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The Deductive Problem of Evil Essays

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The Deductive Problem of Evil

 
   One of the major philosophical debates concerning God's existence involves the problem of evil.  The problem has two basic formulations, one is deductive, the other inductive.  The deductive form of the problem asks the following:  Is the existence of evil logically compatible with a necessarily benevolent and necessarily omnipotent being?  One of the philosophers who discusses the problem is Richard Gale.  I will begin this essay by outlining the deductive problem of evil according to Gale.  I will then try to refute the deductive argument and prove that the existence of evil is indeed logically compatible with a benevolent and omnipotent being.  A conclusion will then follow.

The deductive argument has been around since the time of Epicurus.1   In its simplest form, the problem is stated as follows:

1. God is omnipotent

2. God is wholly good

3. Evil exists

Proponents of the argument believe the set of propositions is logically inconsistent, i.e. that at least one proposition must be false.  This basic formulation is problematic.  It presupposes two important things:  First, that God and evil are logically incompatible; and second, that God's omnipotence is unlimited.  It is obvious, then, that some additional premises are needed if the argument is to succeed.  W.L. Mackie was one of the first philosophers to provide these additional premises.2  He adds the following premises to the set:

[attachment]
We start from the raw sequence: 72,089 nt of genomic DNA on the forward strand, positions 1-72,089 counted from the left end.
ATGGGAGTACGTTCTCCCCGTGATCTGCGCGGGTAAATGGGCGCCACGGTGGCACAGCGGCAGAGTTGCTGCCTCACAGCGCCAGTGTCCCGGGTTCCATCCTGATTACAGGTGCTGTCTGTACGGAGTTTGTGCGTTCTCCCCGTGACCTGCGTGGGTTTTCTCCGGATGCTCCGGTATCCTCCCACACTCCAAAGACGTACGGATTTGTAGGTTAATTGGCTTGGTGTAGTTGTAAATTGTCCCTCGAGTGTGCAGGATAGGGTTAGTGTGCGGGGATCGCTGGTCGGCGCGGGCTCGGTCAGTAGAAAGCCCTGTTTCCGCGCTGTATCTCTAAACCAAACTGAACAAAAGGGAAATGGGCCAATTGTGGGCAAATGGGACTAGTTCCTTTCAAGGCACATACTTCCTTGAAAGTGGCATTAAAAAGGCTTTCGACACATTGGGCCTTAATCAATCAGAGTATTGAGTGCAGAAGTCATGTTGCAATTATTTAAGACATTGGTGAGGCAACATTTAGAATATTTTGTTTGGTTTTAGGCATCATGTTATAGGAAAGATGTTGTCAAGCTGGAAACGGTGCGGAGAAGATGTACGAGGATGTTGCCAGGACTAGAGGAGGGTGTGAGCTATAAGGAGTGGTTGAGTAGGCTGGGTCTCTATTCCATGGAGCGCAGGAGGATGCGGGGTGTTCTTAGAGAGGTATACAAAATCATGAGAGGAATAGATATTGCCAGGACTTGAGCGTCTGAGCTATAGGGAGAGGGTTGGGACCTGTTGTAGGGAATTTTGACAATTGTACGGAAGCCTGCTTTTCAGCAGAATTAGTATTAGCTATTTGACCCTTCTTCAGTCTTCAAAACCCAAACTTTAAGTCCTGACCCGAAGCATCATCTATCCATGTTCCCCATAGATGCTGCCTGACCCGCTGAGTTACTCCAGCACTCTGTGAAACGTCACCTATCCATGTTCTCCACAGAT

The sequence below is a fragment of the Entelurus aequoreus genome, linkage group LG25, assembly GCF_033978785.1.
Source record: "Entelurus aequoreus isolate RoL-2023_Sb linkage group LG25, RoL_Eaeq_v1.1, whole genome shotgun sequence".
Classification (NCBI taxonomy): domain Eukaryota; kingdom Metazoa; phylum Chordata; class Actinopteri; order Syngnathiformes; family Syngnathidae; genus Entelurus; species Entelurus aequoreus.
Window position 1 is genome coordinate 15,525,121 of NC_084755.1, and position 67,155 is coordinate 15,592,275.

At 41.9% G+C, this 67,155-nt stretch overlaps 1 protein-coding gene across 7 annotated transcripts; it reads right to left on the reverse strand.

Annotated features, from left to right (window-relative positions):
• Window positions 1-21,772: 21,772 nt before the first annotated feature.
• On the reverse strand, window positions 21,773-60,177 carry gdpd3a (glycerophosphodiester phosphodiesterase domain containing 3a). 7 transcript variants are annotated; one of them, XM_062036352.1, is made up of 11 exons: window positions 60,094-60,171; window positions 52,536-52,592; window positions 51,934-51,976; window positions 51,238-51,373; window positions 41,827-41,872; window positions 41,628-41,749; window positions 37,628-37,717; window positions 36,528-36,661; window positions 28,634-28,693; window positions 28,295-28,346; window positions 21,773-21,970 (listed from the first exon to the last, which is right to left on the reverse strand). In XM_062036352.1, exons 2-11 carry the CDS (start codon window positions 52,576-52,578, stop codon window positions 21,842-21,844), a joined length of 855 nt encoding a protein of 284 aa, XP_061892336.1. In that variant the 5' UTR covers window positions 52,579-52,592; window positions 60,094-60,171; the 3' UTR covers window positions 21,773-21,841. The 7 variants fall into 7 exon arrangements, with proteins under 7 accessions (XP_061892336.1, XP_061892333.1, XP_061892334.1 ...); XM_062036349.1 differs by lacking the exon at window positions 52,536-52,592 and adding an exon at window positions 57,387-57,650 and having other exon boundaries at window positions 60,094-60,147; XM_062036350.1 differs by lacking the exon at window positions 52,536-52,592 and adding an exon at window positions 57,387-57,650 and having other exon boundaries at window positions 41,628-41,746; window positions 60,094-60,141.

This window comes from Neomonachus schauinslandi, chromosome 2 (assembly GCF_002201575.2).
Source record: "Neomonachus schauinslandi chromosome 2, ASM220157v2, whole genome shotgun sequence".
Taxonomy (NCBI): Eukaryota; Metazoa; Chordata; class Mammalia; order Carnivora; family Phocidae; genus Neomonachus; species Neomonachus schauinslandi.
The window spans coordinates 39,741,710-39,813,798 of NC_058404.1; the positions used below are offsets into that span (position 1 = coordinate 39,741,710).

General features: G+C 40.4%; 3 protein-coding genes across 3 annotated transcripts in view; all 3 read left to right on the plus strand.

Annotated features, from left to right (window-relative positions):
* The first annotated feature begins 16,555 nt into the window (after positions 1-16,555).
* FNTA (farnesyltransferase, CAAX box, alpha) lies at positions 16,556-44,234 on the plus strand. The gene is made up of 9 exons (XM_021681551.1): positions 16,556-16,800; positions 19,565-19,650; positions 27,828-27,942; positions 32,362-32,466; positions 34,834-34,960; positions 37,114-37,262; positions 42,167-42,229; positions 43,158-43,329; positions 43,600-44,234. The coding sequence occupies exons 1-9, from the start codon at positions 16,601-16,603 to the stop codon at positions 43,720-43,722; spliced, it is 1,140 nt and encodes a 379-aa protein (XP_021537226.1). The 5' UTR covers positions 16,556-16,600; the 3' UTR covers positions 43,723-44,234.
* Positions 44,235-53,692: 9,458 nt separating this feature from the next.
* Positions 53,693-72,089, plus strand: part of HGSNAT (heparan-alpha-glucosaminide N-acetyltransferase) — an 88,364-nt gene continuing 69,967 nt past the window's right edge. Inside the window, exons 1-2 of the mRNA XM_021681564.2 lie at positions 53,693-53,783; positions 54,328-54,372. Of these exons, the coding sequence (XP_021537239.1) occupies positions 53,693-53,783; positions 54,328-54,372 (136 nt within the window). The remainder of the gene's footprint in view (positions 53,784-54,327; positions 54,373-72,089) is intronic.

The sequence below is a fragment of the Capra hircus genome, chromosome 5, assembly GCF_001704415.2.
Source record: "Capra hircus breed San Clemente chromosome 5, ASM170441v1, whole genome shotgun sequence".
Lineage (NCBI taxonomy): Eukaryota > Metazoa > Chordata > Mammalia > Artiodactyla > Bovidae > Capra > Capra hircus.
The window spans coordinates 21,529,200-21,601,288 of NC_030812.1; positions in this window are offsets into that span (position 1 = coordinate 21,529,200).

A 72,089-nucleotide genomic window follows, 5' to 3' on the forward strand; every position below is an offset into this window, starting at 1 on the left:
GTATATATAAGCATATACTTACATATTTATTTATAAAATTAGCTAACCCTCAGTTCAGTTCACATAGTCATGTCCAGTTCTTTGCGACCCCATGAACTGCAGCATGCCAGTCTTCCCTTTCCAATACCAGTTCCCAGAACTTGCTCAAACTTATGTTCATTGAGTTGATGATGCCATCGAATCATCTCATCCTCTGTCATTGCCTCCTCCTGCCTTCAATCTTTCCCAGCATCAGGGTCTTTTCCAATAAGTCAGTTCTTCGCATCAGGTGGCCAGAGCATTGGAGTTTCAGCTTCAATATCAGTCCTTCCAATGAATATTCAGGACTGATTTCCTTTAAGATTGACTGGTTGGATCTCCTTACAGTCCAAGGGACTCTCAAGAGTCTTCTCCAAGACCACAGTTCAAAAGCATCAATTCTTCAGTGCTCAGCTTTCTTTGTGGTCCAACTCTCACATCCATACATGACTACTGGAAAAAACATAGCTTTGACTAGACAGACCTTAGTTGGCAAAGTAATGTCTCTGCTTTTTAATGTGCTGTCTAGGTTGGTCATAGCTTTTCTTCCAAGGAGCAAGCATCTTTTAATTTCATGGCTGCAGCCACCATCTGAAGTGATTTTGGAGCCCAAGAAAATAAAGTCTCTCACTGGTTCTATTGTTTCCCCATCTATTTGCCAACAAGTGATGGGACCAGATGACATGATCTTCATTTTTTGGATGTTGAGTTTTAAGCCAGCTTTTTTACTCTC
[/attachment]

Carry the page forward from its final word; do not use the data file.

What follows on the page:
4. A wholly good (omni-benevolent) being eliminates and prevents every evil he can.3

5. There are no limits to what an omnipotent being can do.

With the insertion of these revised principles, Mackie hopes to deduce a contradiction, namely that evil does not exist (from 1,...


... middle of paper ...


...Ibid.  P. 103

8 Some philosophers have referred to this idea as the Condition of Reasonable Epistemic Access (COREA)


Works Consulted:

Christlieb, Terry. "Which Theisms Face an Evidential Problem of Evil?" Faith and Philosophy 9 (January 1992): 45-64.

Griffin, David. Evil Revisited: Responses and Reconsiderations. Albany: SUNY Press, 1991.

-         - -. God, Power and Evil: A Process Theodicy. Philadelphia: Westminster Press, 1976.

Plantinga, Alvin. "Epistemic Probability and Evil." Archivio di Filosophia 56 (1988).

- - -. "The Probabilistic Argument from Evil." Philosophical Studies 35 (January 1979): 1-53.

Reichenbach, Bruce. "Natural Evils and Natural Laws: A Theodicy for Natural Evils." International Philosophical Quarterly 16 (June, 1976): 179-88.

Rowe, William L. "Ruminations About Evil," Philosophical Perspectives 5 (1991).


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